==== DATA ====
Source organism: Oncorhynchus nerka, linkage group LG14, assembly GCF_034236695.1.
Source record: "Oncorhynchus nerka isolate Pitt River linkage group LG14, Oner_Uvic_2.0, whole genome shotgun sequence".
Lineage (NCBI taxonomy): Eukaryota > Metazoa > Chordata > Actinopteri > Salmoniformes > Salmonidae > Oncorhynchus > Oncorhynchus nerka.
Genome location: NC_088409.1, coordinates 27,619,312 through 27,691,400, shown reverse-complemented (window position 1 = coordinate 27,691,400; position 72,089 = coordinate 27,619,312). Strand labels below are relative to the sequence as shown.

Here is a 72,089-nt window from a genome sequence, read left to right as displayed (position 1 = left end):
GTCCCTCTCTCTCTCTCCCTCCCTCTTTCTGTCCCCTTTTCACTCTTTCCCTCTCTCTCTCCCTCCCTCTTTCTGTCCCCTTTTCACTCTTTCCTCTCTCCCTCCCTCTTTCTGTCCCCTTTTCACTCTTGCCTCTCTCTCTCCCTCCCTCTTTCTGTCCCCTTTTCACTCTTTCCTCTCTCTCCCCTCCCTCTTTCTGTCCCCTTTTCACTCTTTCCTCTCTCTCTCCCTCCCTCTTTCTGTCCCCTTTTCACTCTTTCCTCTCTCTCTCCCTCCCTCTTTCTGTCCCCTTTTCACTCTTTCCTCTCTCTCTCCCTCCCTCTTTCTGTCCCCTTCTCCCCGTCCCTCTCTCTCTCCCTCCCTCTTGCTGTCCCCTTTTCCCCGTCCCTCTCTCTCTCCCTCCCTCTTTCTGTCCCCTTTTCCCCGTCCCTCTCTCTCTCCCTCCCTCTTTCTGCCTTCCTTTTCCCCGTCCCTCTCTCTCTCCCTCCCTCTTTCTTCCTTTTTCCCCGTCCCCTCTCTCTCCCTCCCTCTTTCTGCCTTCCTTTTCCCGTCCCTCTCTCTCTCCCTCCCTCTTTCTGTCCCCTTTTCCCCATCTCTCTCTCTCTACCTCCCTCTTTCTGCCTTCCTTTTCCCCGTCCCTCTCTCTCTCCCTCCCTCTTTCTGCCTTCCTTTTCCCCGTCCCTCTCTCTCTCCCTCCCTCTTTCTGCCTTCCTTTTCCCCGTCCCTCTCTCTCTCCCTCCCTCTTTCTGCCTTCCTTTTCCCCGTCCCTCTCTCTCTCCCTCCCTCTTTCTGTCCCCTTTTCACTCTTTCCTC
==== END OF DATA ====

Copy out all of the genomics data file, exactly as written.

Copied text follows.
Source organism: Oncorhynchus nerka, linkage group LG14, assembly GCF_034236695.1.
Source record: "Oncorhynchus nerka isolate Pitt River linkage group LG14, Oner_Uvic_2.0, whole genome shotgun sequence".
Lineage (NCBI taxonomy): Eukaryota > Metazoa > Chordata > Actinopteri > Salmoniformes > Salmonidae > Oncorhynchus > Oncorhynchus nerka.
Genome location: NC_088409.1, coordinates 27,619,312 through 27,691,400, shown reverse-complemented (window position 1 = coordinate 27,691,400; position 72,089 = coordinate 27,619,312). Strand labels below are relative to the sequence as shown.

Here is a 72,089-nt window from a genome sequence, read left to right as displayed (position 1 = left end):
GTCCCTCTCTCTCTCTCCCTCCCTCTTTCTGTCCCCTTTTCACTCTTTCCCTCTCTCTCTCCCTCCCTCTTTCTGTCCCCTTTTCACTCTTTCCTCTCTCCCTCCCTCTTTCTGTCCCCTTTTCACTCTTGCCTCTCTCTCTCCCTCCCTCTTTCTGTCCCCTTTTCACTCTTTCCTCTCTCTCCCCTCCCTCTTTCTGTCCCCTTTTCACTCTTTCCTCTCTCTCTCCCTCCCTCTTTCTGTCCCCTTTTCACTCTTTCCTCTCTCTCTCCCTCCCTCTTTCTGTCCCCTTTTCACTCTTTCCTCTCTCTCTCCCTCCCTCTTTCTGTCCCCTTCTCCCCGTCCCTCTCTCTCTCCCTCCCTCTTGCTGTCCCCTTTTCCCCGTCCCTCTCTCTCTCCCTCCCTCTTTCTGTCCCCTTTTCCCCGTCCCTCTCTCTCTCCCTCCCTCTTTCTGCCTTCCTTTTCCCCGTCCCTCTCTCTCTCCCTCCCTCTTTCTTCCTTTTTCCCCGTCCCCTCTCTCTCCCTCCCTCTTTCTGCCTTCCTTTTCCCGTCCCTCTCTCTCTCCCTCCCTCTTTCTGTCCCCTTTTCCCCATCTCTCTCTCTCTACCTCCCTCTTTCTGCCTTCCTTTTCCCCGTCCCTCTCTCTCTCCCTCCCTCTTTCTGCCTTCCTTTTCCCCGTCCCTCTCTCTCTCCCTCCCTCTTTCTGCCTTCCTTTTCCCCGTCCCTCTCTCTCTCCCTCCCTCTTTCTGCCTTCCTTTTCCCCGTCCCTCTCTCTCTCCCTCCCTCTTTCTGTCCCCTTTTCACTCTTTCCTC